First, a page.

I used to add a small amount of salt on and off for my tail biting betta and it helped his fins regrow and not get infected or bitten more, ect. He also had bad gills so it helped with that. I’ve never used it for any other fish than that betta, and it really was a last-ditch attempt to heal his poor fins. I stopped the salt after he stopped biting his tail (it took monnnths). I wouldn’t do a full dose on a tank for anything other than medication. I think for my betta I did like a 1/3 dose for a week then slowly reduced the salt then gave it a couple weeks then slowly increased the salt if it got worse (it usually did). I don’t really recommend it unless it’s the last resort.
 
Redshark1
  • #16
Well blow me down I'm wrong. Fish cannot sneeze but they can cough in order to clear their gills.
 
Fish-keeper
  • Thread Starter
  • #17
Well blow me down I'm wrong. Fish cannot sneeze but they can cough in order to clear their gills.

Adding salt for fish is like going into the sea with a huge cut.
 
CanadianJoeh
  • #18
Aquarium Salt is useless.

20 years ago it was great! Because there weren't meds.

Now there are meds and methods for ammonia poisoning, disease, etc.

Also, I must correct you in saying that it's actually Epsom salt that is useful for swim bladder disease, as well as bloating and dropsy.
 
Thunder_o_b
  • #19
No salt. Especially if you have:

1. Scaleless fish.

2. Plants.

3. Ornamental snails.
 
leftswerve
  • #20
Try telling goldfish keepers not to have salt on hand.
 
Rojer Ramjet
  • #21
One word describes why most people dose salt: "Ignorance."

It ain't good for freshwater fish - tis why it's used as a medication. And that's only how it should be used.
 
Fish-keeper
  • Thread Starter
  • #22
Aquarium Salt is useless.

20 years ago it was great! Because there weren't meds.

Now there are meds and methods for ammonia poisoning, disease, etc.

Also, I must correct you in saying that it's actually Epsom salt that is useful for swim bladder disease, as well as bloating and dropsy.

Thank you for that fact, adding to my knowledge is fantastic and I am happy to be corrected if I am wrong.

One word describes why most people dose salt: "Ignorance."

It ain't good for freshwater fish - tis why it's used as a medication. And that's only how it should be used.

I would disagree yes using salt in my opinion is silly unless you have ill fish, but they not ignorant they are just misinformed
 
Thunder_o_b
  • #23
I would disagree yes using salt in my opinion is silly unless you have ill fish, but they not ignorant they are just misinformed

Ignorance is simply the absence of correct knowledge.

Try telling goldfish keepers not to have salt on hand.
I will say that I do not know the first thing about goldfish. They never interested me.
 
CanadianJoeh
  • #24
goldface
  • #25
Try telling goldfish keepers not to have salt on hand.
Why not? I never used salt for my goldfish.
 
goldface
  • #26
Fish-keeper
  • Thread Starter
  • #27
Try telling goldfish keepers not to have salt on hand.

Goldfish are cold water, not marine they don’t need salt.
 
Redshark1
  • #28
I am not ignorant I know two things about Goldfish.

First they are gold.

Second they are fish.
 
Fish-keeper
  • Thread Starter
  • #29
I am not ignorant I know two things about Goldfish.

First they are gold.

Second they are fish.

Nobody said you were ignorant?
 
CanadianJoeh
  • #30
chromedome52
  • #31
I do not use salt in normal Freshwater tanks unless there is a disease problem, and I have, of course, used salt for brackish water tanks. Many common species are capable of living in both fresh and brackish water, such as Mollies, which can even adapt to full sea water. However, fish that come from freshwater far from the ocean should not have salt added unless treating an illness. It is useful when treating sick fish, as the right concentration makes it easier to maintain osmotic balance, which actually can make medications more effective. However, bringing the fish back to pure freshwater too quickly after it has adapted to such water is a common cause of "mysterious" deaths. It has also started a counter-myth that salt is always bad for Freshwater fish. One claim is that it irritates the skin into producing more slime. While it does increase slime production, it is not due to irritation. Again, it relates to the osmotic balances.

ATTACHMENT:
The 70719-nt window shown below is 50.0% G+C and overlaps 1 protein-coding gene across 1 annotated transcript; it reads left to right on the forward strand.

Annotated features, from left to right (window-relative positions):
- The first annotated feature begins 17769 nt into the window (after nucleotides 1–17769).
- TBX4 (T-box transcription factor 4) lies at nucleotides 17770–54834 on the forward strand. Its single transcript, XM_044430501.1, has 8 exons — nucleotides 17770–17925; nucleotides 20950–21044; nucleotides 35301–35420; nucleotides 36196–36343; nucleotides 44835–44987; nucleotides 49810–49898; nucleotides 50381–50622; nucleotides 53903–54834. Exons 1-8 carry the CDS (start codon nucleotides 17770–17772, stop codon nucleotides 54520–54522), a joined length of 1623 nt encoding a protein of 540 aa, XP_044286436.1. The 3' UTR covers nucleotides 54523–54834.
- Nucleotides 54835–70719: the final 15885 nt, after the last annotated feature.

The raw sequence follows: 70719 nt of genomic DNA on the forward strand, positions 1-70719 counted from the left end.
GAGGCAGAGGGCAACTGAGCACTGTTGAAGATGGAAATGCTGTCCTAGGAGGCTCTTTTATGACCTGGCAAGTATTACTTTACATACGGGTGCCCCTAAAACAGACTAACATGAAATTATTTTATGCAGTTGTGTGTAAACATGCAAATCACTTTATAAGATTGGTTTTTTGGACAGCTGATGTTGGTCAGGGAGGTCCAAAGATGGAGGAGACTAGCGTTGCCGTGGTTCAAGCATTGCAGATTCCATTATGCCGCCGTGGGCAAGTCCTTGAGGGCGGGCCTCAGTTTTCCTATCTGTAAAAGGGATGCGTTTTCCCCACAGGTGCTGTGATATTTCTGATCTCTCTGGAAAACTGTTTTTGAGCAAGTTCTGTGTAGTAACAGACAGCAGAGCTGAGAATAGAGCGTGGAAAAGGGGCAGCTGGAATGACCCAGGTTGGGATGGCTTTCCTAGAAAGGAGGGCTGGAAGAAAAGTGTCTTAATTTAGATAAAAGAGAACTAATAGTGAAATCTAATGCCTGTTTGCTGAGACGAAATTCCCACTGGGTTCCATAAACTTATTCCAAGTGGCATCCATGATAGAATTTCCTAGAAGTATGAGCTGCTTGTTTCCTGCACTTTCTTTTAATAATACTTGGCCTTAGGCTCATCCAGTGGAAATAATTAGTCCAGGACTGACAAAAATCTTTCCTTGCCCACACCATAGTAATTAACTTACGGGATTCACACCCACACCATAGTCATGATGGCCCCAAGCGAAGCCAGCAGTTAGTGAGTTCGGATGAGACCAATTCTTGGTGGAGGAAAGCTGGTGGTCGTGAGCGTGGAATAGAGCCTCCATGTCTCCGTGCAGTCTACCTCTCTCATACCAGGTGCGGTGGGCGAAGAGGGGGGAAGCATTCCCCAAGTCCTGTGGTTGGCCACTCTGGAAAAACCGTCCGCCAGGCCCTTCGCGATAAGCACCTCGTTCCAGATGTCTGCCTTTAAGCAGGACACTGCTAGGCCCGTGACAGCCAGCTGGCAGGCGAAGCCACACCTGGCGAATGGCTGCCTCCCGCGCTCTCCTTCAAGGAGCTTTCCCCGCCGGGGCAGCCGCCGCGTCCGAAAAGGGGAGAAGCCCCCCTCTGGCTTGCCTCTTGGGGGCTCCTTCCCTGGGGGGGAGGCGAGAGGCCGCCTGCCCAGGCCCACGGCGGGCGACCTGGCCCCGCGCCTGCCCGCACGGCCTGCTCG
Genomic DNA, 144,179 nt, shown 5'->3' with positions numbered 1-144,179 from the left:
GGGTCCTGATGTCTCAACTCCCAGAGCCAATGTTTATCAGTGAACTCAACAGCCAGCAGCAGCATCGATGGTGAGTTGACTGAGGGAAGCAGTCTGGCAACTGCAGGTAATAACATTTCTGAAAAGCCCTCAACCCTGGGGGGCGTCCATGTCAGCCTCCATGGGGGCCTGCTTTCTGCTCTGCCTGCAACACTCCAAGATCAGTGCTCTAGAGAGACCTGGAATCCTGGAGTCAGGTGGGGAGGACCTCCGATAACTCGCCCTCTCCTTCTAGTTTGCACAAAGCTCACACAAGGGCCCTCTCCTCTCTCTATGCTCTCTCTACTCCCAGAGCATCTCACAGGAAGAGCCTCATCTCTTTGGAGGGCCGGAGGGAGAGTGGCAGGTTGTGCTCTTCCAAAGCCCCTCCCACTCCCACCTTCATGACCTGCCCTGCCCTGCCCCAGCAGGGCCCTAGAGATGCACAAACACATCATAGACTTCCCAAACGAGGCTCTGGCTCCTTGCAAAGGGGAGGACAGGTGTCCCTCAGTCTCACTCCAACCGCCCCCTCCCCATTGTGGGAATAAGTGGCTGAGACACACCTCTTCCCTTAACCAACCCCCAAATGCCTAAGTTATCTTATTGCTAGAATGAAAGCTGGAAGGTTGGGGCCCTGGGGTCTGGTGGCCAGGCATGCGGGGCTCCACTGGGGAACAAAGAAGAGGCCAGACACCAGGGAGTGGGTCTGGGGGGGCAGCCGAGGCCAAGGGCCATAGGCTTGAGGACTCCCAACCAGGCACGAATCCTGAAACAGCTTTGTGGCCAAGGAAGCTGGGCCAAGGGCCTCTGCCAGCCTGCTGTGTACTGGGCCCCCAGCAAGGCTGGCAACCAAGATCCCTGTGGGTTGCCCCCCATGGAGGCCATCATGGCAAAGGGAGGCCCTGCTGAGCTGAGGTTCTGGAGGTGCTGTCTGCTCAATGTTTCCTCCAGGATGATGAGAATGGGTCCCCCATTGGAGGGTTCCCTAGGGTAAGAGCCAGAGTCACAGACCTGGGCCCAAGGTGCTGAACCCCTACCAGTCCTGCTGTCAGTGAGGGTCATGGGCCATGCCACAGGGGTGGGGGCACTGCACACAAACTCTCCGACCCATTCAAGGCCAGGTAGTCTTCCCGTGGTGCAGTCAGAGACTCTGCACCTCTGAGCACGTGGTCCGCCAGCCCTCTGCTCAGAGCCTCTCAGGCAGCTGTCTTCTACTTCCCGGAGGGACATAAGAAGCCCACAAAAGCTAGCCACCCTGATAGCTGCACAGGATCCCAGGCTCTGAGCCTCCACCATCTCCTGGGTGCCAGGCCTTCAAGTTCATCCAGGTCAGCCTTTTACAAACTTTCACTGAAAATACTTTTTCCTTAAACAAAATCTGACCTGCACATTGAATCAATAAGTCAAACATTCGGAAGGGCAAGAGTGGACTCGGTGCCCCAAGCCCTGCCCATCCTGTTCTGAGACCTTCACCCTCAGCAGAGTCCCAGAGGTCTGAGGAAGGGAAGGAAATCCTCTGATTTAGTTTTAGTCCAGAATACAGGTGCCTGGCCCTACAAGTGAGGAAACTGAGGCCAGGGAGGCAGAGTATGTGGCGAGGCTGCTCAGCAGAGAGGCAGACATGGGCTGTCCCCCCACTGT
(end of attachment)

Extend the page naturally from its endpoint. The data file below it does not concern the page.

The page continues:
The idea for adding salt as a prophylactic treatment is an old one. It is partially true, but in the long run, not a good idea. I believe it stems from the fact that many of our earlier aquarium species were hard water fish. It helps with keeping hard water species in water that is relatively soft by increasing the TDS. However, we now know that things that add calcium are better for this purpose. But old ideas die hard. Many people still believe that the smallest amount of salt will kill Corydoras, even though that was proven wrong decades ago. How some of these ideas got started is hard to say, but there are a lot of old wives' tales out there. Telling which is fact and which is fiction is not easy.

Edit: after writing the above, I watched Rachel's video. Essentially, we are completely in agreement concerning salt use. If you haven't watched that video, I would highly recommend it.
 
oldsalt777
  • #32
Addding salt to your aquarium actually makes the fish Ill as it provides a barrier to stop fish from getting the nutrients they need,I would personally only use salt if the fish have nitrite poisoning.

Hello Fish...

Sorry. I don't buy it. I've been in the water keeping hobby too many years. Salt, in small doses, is excellent for my Goldfish and Livebearing fish especially. I've use it with my Corydoras, some are more than six years old. My Plecos and Danios thrive in water with a bit of salt. Why do you think it's used to treat pathogens and parasites like Ich. In all the years I've used it, I've never had a tank issue.

The choice is yours,

Old